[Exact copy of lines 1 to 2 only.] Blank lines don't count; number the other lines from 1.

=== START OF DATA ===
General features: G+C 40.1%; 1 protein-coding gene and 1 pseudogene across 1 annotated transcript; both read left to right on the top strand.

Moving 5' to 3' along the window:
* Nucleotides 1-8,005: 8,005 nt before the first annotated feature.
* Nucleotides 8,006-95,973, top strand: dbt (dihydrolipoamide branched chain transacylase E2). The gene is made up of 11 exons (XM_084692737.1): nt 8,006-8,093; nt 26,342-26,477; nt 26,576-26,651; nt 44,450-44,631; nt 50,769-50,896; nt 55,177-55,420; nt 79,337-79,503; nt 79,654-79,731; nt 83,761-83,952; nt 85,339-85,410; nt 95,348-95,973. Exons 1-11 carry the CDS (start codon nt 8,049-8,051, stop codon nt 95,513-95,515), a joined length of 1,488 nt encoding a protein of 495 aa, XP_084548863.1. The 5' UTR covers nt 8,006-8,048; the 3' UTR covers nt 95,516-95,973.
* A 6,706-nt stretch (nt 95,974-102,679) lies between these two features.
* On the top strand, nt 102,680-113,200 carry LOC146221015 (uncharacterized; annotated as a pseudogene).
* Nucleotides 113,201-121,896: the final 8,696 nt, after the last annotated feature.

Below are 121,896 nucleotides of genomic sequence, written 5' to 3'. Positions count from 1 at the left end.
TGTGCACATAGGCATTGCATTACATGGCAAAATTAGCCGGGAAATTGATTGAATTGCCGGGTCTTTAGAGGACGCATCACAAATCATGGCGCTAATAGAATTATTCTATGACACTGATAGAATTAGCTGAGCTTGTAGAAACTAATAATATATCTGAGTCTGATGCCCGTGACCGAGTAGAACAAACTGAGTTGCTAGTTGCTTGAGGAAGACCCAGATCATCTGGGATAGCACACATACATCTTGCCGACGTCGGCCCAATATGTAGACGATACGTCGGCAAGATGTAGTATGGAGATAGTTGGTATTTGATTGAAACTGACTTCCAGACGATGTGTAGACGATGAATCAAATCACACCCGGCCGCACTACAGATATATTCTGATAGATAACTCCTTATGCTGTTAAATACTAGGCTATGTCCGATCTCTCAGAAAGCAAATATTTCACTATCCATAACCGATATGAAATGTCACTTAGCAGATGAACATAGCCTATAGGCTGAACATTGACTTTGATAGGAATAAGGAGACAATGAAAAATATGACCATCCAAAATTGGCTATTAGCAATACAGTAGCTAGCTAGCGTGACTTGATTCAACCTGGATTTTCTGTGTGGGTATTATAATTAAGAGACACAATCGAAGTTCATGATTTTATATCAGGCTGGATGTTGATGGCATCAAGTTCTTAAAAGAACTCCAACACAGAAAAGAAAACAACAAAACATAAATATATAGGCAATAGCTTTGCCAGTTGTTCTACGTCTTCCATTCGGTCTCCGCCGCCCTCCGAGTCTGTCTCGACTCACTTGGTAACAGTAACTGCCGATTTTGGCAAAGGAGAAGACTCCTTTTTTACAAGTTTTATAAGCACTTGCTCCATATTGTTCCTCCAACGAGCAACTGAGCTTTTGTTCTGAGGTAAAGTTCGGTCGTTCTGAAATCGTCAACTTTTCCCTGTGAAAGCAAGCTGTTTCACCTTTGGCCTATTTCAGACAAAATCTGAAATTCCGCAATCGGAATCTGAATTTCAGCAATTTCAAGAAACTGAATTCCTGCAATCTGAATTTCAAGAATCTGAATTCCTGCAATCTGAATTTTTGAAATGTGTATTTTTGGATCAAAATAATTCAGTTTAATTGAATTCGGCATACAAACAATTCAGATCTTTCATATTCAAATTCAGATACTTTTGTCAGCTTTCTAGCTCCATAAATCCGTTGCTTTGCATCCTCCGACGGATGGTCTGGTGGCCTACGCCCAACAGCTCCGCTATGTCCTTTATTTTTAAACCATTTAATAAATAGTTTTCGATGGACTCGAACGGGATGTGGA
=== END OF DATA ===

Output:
General features: G+C 40.1%; 1 protein-coding gene and 1 pseudogene across 1 annotated transcript; both read left to right on the top strand.

Moving 5' to 3' along the window: